Carabaño, Maria-Jesus; Hammami, Hedi ULg; Logar, Betka et al

Scientific conference (2014)

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See detailGenotype x Climate interactions for protein yield using four European Holstein Populations
Hammami, Hedi ULg; Carabaño, Maria-Jesus; Logar, Betka et al

Conference (2014)

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See detailGenotype x Climate interactions for protein yield using four European Holstein Populations
Hammami, Hedi ULg; Carabaño, Maria-Jesus; Logar, Betka et al

in Proceedings of the 10th World Congress on Genetics Applied to Livestock Production (2014)

Reaction norm models were applied to investigate genetic variation in heat tolerance of Holsteins across environments using long term protein milk yield test-day records and weather variables as proxy of ... [more ▼]

Reaction norm models were applied to investigate genetic variation in heat tolerance of Holsteins across environments using long term protein milk yield test-day records and weather variables as proxy of climate change. Data represented four European regions characterized by different management systems and environments. Daily protein yield changed across the trajectory of temperature humidity index (THI) for all studied populations, pointing out negative associations between warm conditions and cow performance. For most regions, additive genetic variances for daily protein yield decrease when THI increases. Antagonistic relationships between level and intercept were relatively limited for Slovenia compared to the three other regions. Rank correlations of estimated breeding values for three proposed heat tolerance measures ranged from 0.56 (Spain and Slovenia) to 0.81 (Walloon Region of Belgium and Luxembourg), indicating a possibility of genotype by environment (G x E) for some pairs of regions. [less ▲]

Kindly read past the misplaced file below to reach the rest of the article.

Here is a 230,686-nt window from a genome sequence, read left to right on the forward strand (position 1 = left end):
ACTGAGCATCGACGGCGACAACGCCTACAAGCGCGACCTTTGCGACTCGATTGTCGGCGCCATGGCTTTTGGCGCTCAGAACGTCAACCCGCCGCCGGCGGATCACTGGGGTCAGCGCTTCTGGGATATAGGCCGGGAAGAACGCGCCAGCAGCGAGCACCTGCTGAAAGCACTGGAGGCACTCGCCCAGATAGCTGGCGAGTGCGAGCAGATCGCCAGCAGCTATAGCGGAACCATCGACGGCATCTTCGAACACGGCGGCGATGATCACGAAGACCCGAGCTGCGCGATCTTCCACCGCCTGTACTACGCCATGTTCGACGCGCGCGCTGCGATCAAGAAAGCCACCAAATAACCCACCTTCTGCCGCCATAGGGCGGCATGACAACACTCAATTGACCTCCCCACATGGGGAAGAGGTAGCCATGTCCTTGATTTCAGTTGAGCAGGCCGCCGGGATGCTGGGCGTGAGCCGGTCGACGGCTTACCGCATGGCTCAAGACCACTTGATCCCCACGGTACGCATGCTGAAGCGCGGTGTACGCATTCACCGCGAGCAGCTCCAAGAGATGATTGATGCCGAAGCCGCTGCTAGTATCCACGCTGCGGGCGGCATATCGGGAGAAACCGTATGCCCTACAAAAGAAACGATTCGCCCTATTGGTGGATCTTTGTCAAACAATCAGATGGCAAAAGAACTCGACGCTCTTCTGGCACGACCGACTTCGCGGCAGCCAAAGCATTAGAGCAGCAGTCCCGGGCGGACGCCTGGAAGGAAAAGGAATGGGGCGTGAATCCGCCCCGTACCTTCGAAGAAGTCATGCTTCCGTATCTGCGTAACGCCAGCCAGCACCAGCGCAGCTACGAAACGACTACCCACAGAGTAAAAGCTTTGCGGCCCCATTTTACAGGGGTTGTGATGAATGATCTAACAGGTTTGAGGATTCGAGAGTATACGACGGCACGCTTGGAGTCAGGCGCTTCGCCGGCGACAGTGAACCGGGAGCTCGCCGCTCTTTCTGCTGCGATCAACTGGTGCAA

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See detailGenetic effects of heat stress on milk yield and MIR predicted methane emissions of Holstein cows
Vanrobays, Marie-Laure ULg; Gengler, Nicolas ULg; Kandel, Purna Bhadra ULg et al

Conference (2013, August 28)

Dairy cows both contribute to and are affected by climate change. Breeding for heat tolerance and reduced methane (CH4) emissions is a key requirement to mitigate interactions between dairy cows and ... [more ▼]

Dairy cows both contribute to and are affected by climate change. Breeding for heat tolerance and reduced methane (CH4) emissions is a key requirement to mitigate interactions between dairy cows and climate change. This study was aimed to estimate genetic variation of milk yield and CH4 emissions over the whole trajectory of temperature humidity index (THI) using a reaction norm approach. A total of 257,635 milk test-day (TD) records and milk mid-infrared (MIR) spectra from 51,782 Holstein cows were used. Data were collected between January 2007 and December 2010 in 983 herds by the Walloon Breeding Association (Ciney, Belgium). The calibration equation developed by Vanlierde et al. (Abstract submitted to EAAP 2013; R² of cross-validation=0.70) was applied on the spectral data in order to predict CH4 emissions values (g CH4/d). These values were divided by fat and protein corrected milk yield (FPCM) defining a new CH4 trait (g CH4/kg of FPCM). Daily THI values were calculated using the mean of daily values of dry bulb temperature and relative humidity from meteorological data. Mean daily THI of the previous 3 days before each TD record was used as the THI of reference for that TD. Bivariate (milk yield and a CH4 trait) random regression TD mixed models with random linear regressions on THI values were used. Estimated average daily heritability for milk yield was 0.17 and decreased slightly at extreme THI values. However, heritabilities of MIR CH4 traits increased as THI values increase: from 0.10 (THI=28) to 0.14 (THI=75) for MIR CH4 (g/d) and from 0.14 (THI=28) to 0.21 (THI=75) for MIR CH4 (g/kg of FCPM). Genetic correlations between milk yield and MIR CH4 (g/d) ranged from -0.09 (THI=28) to -0.12 (THI=75) and those between milk yield and MIR CH4 (g/kg of FPCM) from -0.75 (THI=28) to -0.71 (THI=75). These results showed that milk production and CH4 emissions of dairy cows seemed to be influenced by THI. [less ▲]